Unfair Contract Terms The Fair Trading Act 1986 (FTA) which was amended by the Fair Trading Amendment Act 2021 came into force on 16 August 2022. The FTA has new obligations and restrictions relating to unfair contract terms, unsubstantiated representations, extended warranties, shill bidding, unsolicited goods and services, uninvited direct sales and lay-by sales, consumer information standards, product safety and product recalls, internet sales and auctions and auctioneers. The existing prohibition on unfair contract terms has been extended in consumer contracts to small trade contracts worth under NZ$250,000 so this will affect franchising. A contract is a standard form small trade contract if each party is engaged in trade (i.e. two businesses), it is not a contract between a business and a consumer, and the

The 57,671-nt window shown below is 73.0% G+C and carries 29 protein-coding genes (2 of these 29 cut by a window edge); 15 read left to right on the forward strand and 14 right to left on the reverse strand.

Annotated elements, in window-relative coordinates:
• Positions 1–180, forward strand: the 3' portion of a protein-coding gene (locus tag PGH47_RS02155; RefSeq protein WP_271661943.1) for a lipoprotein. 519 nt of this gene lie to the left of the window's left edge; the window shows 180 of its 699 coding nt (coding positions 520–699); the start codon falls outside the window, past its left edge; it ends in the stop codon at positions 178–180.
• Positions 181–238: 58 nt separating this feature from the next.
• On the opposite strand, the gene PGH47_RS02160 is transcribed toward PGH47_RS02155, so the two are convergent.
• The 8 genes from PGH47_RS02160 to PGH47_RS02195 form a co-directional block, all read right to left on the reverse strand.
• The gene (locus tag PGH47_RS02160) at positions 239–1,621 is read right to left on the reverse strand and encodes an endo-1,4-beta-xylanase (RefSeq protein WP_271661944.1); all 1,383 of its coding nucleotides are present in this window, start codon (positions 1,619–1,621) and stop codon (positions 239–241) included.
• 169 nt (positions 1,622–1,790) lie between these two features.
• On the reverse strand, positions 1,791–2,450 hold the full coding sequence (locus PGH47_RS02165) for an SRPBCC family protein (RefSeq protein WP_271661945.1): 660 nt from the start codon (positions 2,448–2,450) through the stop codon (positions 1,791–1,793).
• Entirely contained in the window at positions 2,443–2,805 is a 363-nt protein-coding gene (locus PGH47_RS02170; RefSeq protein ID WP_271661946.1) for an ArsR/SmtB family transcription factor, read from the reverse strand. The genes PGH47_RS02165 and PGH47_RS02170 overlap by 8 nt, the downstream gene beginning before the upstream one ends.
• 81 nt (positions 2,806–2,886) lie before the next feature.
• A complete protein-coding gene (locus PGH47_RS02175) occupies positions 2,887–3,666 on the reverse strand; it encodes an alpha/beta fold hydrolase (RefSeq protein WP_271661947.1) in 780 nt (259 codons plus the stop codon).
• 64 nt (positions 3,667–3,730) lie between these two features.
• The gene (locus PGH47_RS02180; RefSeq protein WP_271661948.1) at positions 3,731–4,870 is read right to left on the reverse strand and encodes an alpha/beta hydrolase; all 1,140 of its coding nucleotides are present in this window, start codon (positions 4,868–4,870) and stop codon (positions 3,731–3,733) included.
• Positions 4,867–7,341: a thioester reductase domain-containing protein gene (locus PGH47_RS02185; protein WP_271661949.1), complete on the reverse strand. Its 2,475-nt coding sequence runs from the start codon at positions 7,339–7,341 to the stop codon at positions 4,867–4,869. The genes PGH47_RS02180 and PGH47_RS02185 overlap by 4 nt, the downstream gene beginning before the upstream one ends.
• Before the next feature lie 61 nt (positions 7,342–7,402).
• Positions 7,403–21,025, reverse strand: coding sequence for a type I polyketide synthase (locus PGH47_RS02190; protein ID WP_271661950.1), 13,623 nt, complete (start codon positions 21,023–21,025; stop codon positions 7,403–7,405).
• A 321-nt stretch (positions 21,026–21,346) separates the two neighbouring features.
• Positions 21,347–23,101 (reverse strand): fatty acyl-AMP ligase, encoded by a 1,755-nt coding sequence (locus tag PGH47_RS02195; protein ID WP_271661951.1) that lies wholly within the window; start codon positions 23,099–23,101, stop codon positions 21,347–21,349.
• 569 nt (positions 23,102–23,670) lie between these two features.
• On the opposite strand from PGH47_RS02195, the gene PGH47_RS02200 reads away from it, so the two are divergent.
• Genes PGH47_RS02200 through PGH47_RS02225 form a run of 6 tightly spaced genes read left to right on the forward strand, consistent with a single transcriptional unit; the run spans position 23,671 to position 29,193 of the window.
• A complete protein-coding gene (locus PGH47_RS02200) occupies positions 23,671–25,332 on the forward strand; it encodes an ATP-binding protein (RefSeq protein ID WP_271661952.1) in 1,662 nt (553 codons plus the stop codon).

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relationship between the two parties in trade in relation to the goods, services or interest in land provided does not exceed the annual threshold. Any contract signed prior to 16 August 2022 will not be subject to the new amendments. The Commerce Commission can apply to a Court for a declaration that a term in a contract is unfair. If it is found to be unfair by a Court then that business must not include a term (or is amended with the Court’s approval) or attempt to enforce or rely on the term. A business may also face: • In the case of an individual fines not exceeding $200,000 and a company a fine not exceeding $600,000 • Court orders stopping that business from applying or enforcing that term and or orders directing a refund or payment of damages